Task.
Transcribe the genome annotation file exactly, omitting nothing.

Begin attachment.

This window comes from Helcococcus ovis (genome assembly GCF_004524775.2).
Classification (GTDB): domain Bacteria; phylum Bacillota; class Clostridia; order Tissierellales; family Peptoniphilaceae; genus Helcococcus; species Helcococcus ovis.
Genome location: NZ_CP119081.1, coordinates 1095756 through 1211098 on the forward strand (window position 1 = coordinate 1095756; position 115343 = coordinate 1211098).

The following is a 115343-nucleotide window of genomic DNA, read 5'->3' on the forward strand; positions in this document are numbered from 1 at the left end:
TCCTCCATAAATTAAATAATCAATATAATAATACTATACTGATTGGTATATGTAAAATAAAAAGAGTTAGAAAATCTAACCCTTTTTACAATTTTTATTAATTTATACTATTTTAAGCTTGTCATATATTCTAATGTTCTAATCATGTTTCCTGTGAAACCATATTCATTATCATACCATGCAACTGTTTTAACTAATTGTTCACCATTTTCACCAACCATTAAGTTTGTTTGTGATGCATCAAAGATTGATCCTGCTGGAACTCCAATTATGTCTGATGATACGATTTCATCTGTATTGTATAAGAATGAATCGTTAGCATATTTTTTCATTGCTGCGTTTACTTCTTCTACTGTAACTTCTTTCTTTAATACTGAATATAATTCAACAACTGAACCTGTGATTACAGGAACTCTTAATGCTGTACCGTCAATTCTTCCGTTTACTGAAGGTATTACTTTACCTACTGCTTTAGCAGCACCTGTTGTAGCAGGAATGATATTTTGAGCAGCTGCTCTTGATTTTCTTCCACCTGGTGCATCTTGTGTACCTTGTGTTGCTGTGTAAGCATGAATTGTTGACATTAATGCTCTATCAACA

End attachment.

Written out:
This window comes from Helcococcus ovis (genome assembly GCF_004524775.2).
Classification (GTDB): domain Bacteria; phylum Bacillota; class Clostridia; order Tissierellales; family Peptoniphilaceae; genus Helcococcus; species Helcococcus ovis.
Genome location: NZ_CP119081.1, coordinates 1095756 through 1211098 on the forward strand (window position 1 = coordinate 1095756; position 115343 = coordinate 1211098).

The following is a 115343-nucleotide window of genomic DNA, read 5'->3' on the forward strand; positions in this document are numbered from 1 at the left end:
TCCTCCATAAATTAAATAATCAATATAATAATACTATACTGATTGGTATATGTAAAATAAAAAGAGTTAGAAAATCTAACCCTTTTTACAATTTTTATTAATTTATACTATTTTAAGCTTGTCATATATTCTAATGTTCTAATCATGTTTCCTGTGAAACCATATTCATTATCATACCATGCAACTGTTTTAACTAATTGTTCACCATTTTCACCAACCATTAAGTTTGTTTGTGATGCATCAAAGATTGATCCTGCTGGAACTCCAATTATGTCTGATGATACGATTTCATCTGTATTGTATAAGAATGAATCGTTAGCATATTTTTTCATTGCTGCGTTTACTTCTTCTACTGTAACTTCTTTCTTTAATACTGAATATAATTCAACAACTGAACCTGTGATTACAGGAACTCTTAATGCTGTACCGTCAATTCTTCCGTTTACTGAAGGTATTACTTTACCTACTGCTTTAGCAGCACCTGTTGTAGCAGGAATGATATTTTGAGCAGCTGCTCTTGATTTTCTTCCACCTGGTGCATCTTGTGTACCTTGTGTTGCTGTGTAAGCATGAATTGTTGACATTAATGCTCTATCAACA